Over the weekend, Marc Ambinder tweeted:

Ponderable: if Obama signs a grand-bargain-style debt deal, does it remove from the table govt spending as a 2012 issue?

Here is how I see it.

Scenario #1: There is no deal.

Assume there is no deal and then assume, as Geithner and others have warned, that there are serious consequences for the economy when the debt ceiling isn’t raised.  This will hurt Obama.  And it will hurt him more than it will hurt the Republican Party.  Presidents suffer the consequences of a bad economy.  Divided government does not change this.  Beware pundits who see silver linings for Obama in this scenario.

Scenario #2: There is a deal, but it hurts the economy.

Assume the Keynesians are right and the GOP and, for that matter, Obama are wrong.  If so, fiscal austerity is only going to make the economy worse.  Maybe not as bad as it would be if the debt ceiling weren’t raised, but still: worse.  If so, Obama will suffer.  End of story.  It does not matter that the deficit will (in theory) go down.  Election-year changes in the size of the national debt do not affect election outcomes.  And it does not matter that a deal could make Obama appear “bipartisan.”  Independent voters do not put political process ahead of the most tangible outcome: the economy.  See also Matt Yglesias.

Scenario #3: A deal, with no effect on the economy.

Assume that there is some sort of deal, which in all likelihood will not be the grand bargain Ambinder mentions but some smaller deal built around the Biden talks.  I will ignore for the moment what must then be negotiated in 2012.  Assume that neither a 2011 deal nor any future deals affect the economy between now and November 2012.  Then what?  Let’s subdivide.

  • Scenario 3a: The economy is still weak throughout 2012, as some forecasts suggest.  Obama will suffer.  See Scenario #2.  He may win, depending on the GOP nominee and the campaign itself, but it will not be easy.  All the GOP has to do is hammer him on jobs, jobs, jobs and no one will remember his masterful bargaining over the debt ceiling, or what the debt ceiling is in the first place.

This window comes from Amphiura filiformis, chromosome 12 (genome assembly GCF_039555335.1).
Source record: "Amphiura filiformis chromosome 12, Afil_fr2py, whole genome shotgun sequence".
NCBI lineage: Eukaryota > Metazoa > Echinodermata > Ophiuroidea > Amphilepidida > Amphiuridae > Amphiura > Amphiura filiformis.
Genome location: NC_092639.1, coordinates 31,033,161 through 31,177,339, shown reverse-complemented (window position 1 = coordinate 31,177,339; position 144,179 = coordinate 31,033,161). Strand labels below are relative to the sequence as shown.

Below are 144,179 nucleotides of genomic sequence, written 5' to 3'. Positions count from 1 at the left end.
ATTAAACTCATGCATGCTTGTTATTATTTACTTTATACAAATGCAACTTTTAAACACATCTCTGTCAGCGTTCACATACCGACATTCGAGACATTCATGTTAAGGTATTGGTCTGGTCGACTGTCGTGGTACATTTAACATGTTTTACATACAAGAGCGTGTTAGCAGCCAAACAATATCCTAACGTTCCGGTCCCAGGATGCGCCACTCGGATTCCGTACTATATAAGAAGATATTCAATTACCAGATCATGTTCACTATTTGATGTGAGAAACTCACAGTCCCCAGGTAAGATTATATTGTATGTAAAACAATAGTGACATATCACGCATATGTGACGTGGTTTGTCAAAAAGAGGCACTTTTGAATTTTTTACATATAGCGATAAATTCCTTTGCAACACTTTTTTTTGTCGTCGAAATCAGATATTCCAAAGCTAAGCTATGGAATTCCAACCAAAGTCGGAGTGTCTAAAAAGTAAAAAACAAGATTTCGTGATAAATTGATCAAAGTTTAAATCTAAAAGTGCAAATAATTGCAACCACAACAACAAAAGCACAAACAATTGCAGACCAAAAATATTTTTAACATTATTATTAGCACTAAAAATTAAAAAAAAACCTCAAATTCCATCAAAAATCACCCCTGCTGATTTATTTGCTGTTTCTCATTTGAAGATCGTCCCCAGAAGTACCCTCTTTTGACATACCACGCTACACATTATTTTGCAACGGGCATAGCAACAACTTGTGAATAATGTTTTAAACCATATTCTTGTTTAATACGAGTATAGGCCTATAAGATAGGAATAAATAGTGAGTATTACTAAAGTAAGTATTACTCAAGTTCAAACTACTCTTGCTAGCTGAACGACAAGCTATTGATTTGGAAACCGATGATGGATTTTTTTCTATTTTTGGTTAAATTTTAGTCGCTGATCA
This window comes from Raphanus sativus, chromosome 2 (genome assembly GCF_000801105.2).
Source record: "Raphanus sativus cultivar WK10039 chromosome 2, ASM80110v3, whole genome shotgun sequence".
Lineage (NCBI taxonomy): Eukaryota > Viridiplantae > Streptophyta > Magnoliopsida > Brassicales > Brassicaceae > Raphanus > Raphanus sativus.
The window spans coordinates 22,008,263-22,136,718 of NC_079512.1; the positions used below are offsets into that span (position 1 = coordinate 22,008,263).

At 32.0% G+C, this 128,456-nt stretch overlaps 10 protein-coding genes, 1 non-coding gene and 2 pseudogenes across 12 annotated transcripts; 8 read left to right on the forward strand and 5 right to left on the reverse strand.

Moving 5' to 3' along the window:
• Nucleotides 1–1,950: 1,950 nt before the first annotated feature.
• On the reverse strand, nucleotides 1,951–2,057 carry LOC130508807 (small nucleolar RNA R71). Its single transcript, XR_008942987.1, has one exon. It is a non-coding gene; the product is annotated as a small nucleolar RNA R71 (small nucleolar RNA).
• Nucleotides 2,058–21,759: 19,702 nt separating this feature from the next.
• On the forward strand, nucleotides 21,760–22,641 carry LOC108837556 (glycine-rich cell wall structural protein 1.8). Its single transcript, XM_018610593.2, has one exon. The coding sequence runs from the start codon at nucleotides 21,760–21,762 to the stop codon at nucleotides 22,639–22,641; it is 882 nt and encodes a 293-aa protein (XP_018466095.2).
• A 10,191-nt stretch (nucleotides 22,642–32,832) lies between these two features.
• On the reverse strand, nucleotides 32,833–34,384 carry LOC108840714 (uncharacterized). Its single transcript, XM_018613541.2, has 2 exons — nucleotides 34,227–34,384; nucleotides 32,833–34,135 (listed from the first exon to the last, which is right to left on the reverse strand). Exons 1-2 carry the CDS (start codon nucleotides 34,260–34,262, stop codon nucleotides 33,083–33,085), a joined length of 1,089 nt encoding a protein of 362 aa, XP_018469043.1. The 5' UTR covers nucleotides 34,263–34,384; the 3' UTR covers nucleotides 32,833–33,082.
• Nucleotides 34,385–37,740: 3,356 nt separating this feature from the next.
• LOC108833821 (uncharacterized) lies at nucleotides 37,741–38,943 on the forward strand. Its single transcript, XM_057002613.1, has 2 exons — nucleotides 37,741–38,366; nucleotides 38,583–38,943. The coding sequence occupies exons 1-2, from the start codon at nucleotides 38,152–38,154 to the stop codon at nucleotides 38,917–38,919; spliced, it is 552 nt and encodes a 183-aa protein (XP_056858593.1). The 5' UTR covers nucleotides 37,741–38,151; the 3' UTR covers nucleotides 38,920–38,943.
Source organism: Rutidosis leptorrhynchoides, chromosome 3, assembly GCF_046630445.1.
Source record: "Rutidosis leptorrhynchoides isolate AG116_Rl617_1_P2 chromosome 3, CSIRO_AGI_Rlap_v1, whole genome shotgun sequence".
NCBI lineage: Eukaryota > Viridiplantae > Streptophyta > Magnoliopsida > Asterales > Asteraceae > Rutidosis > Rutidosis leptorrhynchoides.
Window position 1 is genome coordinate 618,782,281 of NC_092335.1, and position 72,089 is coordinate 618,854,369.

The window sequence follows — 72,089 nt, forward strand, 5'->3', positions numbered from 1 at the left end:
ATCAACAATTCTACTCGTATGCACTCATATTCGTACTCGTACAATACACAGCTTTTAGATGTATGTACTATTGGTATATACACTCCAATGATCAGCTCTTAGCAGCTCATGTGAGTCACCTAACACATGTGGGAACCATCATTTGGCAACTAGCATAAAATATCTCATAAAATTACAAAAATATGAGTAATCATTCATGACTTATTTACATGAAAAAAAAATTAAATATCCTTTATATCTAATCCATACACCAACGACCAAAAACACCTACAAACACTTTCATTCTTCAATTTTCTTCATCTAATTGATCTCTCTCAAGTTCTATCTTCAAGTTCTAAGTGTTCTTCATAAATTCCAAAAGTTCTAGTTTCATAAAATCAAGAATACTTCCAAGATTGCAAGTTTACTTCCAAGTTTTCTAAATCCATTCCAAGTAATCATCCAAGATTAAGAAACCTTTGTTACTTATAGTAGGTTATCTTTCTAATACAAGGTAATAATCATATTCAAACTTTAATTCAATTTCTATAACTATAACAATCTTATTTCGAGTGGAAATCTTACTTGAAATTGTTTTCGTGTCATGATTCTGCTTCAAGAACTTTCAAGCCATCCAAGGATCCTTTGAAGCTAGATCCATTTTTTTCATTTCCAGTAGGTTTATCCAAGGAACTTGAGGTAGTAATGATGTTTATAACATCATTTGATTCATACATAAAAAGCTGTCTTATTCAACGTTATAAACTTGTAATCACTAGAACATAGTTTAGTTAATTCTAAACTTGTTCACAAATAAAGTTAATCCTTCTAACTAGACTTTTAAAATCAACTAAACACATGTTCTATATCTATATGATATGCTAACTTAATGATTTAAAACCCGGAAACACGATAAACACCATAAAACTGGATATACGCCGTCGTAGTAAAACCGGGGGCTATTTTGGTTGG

• Scenario 3b: The economy does improve—somehow, someway.  Now Obama has the edge, and the economy is what he should campaign on.  Maybe it’s not morning in America, but election-year economic growth is a powerful elixir to myopic voters.

    At this point, there is finally an advantage for Obama to a budget deal.  The GOP nominee will need an issue to emphasize other than the economy.  As Lynn Vavreck argues in The Message Matters, that issue must be one on which (1) the GOP nominee’s stance is closer to voters’ than is Obama’s and (2) Obama can’t easily weasel out of his position.  By passing a budget deal, Obama will have made it harder for the GOP to use the budget and deficit as that issue.  They may still try, but now Obama can take credit for cutting spending and the debt, all the while noting that many in the GOP sided with him.

So there you go.  Obama’s reelection effort gets a boost from a budget deal only if the deal doesn’t itself hurt the economy and if the economy improves enough that the GOP needs another issue to campaign on.

[Cross-posted at The Monkey Cage]

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John Sides

John Sides is an associate professor of political science at George Washington University.